Oregon State receives $10 million grant to study hemp market in western U.S. – Oregon State University

CORVALLIS, Ore. – Oregon State University’s Global Hemp Innovation Center has been awarded a $10 million grant from the U.S. Department of Agriculture to define economic opportunities for hemp in the western United States.

The five-year project is funded by the USDA National Institute of Food and Agriculture’s Sustainable Agricultural Systems grant program. Oregon State scientists are partnering with eight institutions across the nation on this research, which addresses the needs of Native American and other rural community businesses and farmers in a four-state Western Pacific region.

“We established the Global Hemp Innovation Center in 2019 to bring together a wide variety of stakeholders to address big unanswered questions about the hemp industry,” said Jeffrey Steiner, associate director of the center. “While enthusiasm for hemp has grown, there is still a tremendous lack of knowledge about the crop.”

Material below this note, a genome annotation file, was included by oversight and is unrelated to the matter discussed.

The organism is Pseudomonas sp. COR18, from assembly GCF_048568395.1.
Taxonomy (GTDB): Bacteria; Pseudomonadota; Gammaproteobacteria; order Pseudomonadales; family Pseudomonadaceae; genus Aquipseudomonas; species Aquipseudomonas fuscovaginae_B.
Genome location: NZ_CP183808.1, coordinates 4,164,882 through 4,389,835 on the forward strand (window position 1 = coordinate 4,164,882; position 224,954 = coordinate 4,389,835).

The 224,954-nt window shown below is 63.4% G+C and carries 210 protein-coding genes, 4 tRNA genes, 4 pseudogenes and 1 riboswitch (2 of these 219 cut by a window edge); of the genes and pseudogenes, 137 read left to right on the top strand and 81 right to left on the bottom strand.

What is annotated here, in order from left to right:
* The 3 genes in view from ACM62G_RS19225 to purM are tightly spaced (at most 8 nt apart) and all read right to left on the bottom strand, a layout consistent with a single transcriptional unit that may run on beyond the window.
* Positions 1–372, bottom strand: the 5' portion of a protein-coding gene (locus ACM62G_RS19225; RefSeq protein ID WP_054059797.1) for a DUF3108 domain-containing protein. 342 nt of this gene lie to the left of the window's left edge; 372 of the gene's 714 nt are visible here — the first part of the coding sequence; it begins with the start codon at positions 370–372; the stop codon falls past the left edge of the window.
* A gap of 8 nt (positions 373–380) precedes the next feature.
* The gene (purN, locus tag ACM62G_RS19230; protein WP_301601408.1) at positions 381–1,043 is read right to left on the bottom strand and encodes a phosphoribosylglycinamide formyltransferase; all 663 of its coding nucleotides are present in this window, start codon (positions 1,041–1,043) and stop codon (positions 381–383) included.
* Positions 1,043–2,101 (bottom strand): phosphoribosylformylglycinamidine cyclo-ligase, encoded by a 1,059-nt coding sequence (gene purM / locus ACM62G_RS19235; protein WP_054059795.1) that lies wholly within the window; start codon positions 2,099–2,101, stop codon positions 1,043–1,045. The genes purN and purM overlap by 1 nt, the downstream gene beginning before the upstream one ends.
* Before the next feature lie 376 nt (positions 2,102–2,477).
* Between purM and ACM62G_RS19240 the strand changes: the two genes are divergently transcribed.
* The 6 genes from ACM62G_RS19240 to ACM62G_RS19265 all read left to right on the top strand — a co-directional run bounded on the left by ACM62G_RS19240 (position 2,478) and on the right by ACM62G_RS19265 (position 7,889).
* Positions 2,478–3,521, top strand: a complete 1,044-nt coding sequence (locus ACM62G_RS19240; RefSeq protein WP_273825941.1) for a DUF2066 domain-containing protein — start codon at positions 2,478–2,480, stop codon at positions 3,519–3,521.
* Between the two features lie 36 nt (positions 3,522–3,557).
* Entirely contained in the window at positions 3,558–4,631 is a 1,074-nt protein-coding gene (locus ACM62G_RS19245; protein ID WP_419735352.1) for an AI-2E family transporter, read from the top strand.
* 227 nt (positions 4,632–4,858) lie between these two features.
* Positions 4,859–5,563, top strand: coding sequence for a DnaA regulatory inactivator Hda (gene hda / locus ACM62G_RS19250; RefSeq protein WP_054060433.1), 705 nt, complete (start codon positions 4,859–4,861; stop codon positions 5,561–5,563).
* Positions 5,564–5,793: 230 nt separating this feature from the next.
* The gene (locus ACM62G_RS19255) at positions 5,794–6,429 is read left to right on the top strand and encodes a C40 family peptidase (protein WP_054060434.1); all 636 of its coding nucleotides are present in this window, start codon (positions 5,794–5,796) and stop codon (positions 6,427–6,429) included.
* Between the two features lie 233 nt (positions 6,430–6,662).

The recent decriminalization of hemp with the passage of the 2018 farm bill created a boom of interest in the potential of hemp. Establishing a successful hemp industry requires more research on where different hemp grain, fiber, and essential oil market classes should be optimally grown and the best genetics to use; how to incorporate hemp into existing production systems to complement rather than disrupt markets; where to process the grown materials that are used to manufacture hemp products; and what are the likely growth markets to support industry expansion.

The research team will address these questions by targeting the rural transportation corridor that traverses Washington, Oregon, Nevada and California east of the Cascade-Sierra Nevada Mountains from Canada to Mexico. The region represents diverse, generally arid environmental conditions and encompasses both large areas of irrigated and non-irrigated production.

Because Native American Tribes are significantly represented across the four-state region, the researchers are incorporating Native American farmers and

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